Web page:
So, to recap - Kaari is by Norah Gaughan, and you'll find the pattern in Berroco's Norah Gaughan Volume 1. The recommended yarn is Berroco Pure Merino Heather - 16 balls for the third size, which would work out at 1344 metres. I used Patons Jet (on 5mm needles to get gauge) and this pullover took 15 balls with minimal leftovers - really minimal I mean, just a couple of yards. So that is just about 1110 metres, and considering that I added a couple of inches to the length, I think it is safe to say that the yarn requirements given in the pattern are generous. But please do bear in mind that I used felted joins throughout - that does make quite a difference.

Verdict - very nice! I plan to make another in cotton.


Jyri is coming along nicely.



My husband says it looks like woolly egg cartons, and he is absolutely right. This is pleasant mindless knitting (well, nearly mindless) for the evenings at the moment.


The main thing today, though, is going to be Chamonix. I plan to cast on after lunch.

Grey cashmere, mmmm.

Saturday, 14 November 2009

Saturday evening

Karn is finished.


This was fun to knit, because of the irregularly spaced rows of brioche rib - and quick, too. It is worked flat and seamed - and yes, I know that you can work brioche rib in the round, but it is so simple when worked flat, and I have no problem with a bit of seaming.

This took less than 3 balls of Patons Jet. I worked on 5mm needles, and added an inch to the length, because I have a big head. Ahem.


Kaari is still not finished.

I did finish all the raglan seams, and the sleeve seams as well, and I've been taking my time working the neckline.


I like this. First of all there is a bit of 2x2 ribbing, then you switch to reverse stocking stitch - I worked an inch less than the pattern says - and finally the pattern says cast off loosely, fold to the inside and stitch in place. Awkward thing that I am, I always have to change things - so I grafted the live stitches (purlwise) to the pickup round, on the inside of course. It has worked rather well, if I do say so myself.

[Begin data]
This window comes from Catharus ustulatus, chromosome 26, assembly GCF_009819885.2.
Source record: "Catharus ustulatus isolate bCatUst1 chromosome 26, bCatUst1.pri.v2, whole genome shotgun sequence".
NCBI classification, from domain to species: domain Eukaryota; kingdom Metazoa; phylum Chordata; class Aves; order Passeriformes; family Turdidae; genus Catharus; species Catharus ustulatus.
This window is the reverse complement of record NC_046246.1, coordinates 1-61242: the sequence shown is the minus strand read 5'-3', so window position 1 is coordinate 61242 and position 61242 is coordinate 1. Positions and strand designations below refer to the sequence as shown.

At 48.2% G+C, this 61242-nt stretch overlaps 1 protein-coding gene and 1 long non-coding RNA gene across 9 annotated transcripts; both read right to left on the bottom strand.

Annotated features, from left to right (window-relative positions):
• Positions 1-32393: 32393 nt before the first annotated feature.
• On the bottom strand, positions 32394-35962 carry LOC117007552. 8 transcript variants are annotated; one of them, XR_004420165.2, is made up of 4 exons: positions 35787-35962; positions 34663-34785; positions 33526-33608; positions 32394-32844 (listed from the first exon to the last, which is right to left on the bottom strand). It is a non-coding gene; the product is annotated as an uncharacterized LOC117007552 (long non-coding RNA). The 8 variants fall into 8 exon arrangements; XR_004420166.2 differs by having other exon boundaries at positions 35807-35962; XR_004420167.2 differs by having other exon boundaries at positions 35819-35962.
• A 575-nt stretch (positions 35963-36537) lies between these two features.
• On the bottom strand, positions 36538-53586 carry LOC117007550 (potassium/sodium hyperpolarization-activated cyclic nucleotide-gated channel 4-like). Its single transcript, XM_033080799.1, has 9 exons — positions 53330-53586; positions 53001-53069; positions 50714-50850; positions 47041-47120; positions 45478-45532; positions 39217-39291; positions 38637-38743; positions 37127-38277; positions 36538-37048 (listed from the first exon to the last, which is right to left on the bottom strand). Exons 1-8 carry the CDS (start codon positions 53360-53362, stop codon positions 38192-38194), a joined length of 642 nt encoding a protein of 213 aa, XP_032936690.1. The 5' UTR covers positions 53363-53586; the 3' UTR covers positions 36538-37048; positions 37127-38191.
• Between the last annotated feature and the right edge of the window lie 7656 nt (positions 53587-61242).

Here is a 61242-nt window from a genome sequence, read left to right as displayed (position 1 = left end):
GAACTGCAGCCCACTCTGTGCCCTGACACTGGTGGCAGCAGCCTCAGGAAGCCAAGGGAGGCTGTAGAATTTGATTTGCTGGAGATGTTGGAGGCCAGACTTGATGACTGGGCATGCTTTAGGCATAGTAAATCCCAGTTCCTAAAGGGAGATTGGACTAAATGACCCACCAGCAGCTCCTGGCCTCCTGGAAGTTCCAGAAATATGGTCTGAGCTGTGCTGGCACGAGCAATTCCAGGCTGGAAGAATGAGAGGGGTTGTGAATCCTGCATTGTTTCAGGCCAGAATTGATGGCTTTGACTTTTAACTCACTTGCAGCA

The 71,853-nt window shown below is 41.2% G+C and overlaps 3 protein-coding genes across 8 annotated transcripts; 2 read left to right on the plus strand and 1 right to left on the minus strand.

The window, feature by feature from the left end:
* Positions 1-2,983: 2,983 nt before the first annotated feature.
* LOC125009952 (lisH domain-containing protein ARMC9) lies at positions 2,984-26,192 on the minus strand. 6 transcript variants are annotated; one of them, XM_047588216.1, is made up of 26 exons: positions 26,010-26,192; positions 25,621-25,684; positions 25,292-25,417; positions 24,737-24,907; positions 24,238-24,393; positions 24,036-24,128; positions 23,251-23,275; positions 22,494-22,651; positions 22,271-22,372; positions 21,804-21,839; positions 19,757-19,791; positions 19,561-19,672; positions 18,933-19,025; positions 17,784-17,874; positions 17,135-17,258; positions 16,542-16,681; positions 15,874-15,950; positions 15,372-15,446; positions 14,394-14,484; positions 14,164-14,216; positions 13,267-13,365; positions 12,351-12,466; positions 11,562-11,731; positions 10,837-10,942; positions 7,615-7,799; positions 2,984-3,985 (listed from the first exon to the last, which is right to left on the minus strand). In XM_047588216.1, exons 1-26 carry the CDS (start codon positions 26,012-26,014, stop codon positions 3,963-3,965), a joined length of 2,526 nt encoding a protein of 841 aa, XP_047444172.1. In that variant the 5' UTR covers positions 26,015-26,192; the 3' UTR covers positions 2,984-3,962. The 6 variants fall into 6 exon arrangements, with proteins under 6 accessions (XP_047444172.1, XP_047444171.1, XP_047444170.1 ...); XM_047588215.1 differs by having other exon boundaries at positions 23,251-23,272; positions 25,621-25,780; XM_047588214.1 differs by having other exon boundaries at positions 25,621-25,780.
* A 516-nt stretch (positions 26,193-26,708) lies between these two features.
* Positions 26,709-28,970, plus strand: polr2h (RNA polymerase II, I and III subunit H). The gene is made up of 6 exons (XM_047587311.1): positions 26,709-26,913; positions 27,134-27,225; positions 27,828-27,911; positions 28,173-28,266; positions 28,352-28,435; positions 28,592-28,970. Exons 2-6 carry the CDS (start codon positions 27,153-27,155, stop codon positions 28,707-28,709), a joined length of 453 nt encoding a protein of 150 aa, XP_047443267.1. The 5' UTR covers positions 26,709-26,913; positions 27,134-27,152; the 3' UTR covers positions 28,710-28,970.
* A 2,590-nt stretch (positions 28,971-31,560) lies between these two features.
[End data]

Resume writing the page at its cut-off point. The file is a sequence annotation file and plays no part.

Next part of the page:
It turns out that this is a good neckline for me. I do not have a long elegant neck, it is more along the lines of short and stumpy, so tall necklines make me look as if I either have no neck at all, or alternatively am slowly disappearing inside the pullover in question, a bit like a tortoise retreating into its shell. Basically, not a good look.

Wide necklines, however, work nicely. And this, with its softly rolled edge, is flattering. That is good.

All that is left now is the side seams, which need to incorporate the side edges of the pocket section, of course, and also there is the rest of the seaming to do on the pockets. Daylight is needed for that, so it will have to wait for tomorrow.


I have cast on for Jyri.


That isn't a very useful picture, probably, but you get the idea. Lots of stitches, anyway, and a simple 8 stitch lace pattern with a 12 row repeat.

I do seem to be on something of a Norah Gaughan jag at the moment. I'm looking at Asta now, as well......

However, Chamonix is calling. As soon as I've finished Kaari, I shall cast on. I have resolved that saving the good stuff for some unspecified 'later' is pointless. Knit with it now!

And I do want to try to reduce my queue, as well. Currently it stands at just over 200 items, which is rather a lot. I shall try to make at least one item from each category. That will do to be going on with, and it might even be achievable, too.

Hmmm, that means a Starmore will finally get onto the needles around here. Which one, though?

Wednesday, 11 November 2009

Wednesday afternoon

Kaari is nearly finished.


I just have to finish seaming the raglans, work the neck, and do the rest of the finishing. It is easy pleasant work seaming this nice fabric, but I do find that I need daylight - black yarn, you know - so it isn't going that fast.


I've got plenty of this excellent yarn left over (Patons Jet - 70% wool 30% alpaca, and very nice it is, too) and I've been looking through the pattern booklet that contains Kaari, to see what might catch my eye - as you do. And so, as you do - well, as I do, anyway - I cast on for something else - purely on impulse.



This is Karn.

The ridged rib is produced by switching between ordinary 1x1 ribbing, and brioche rib. It makes a beautifully squishy fabric - positively lush - and brioche rib is always fun to work.

So this is keeping me occupied whilst I'm not actually working on Kaari.

And after this? - before I start Chamonix, I mean?

More black textural fabric, I think. Probably Jyri....

Saturday, 7 November 2009

Saturday morning

It has crossed my mind that knitting in black yarn does not make for interesting blog posts. The problem being, of course, the pictures. Photographing black yarn is not easy in the first place, and to make the pictures look even remotely interesting is even harder - at least, it is for me.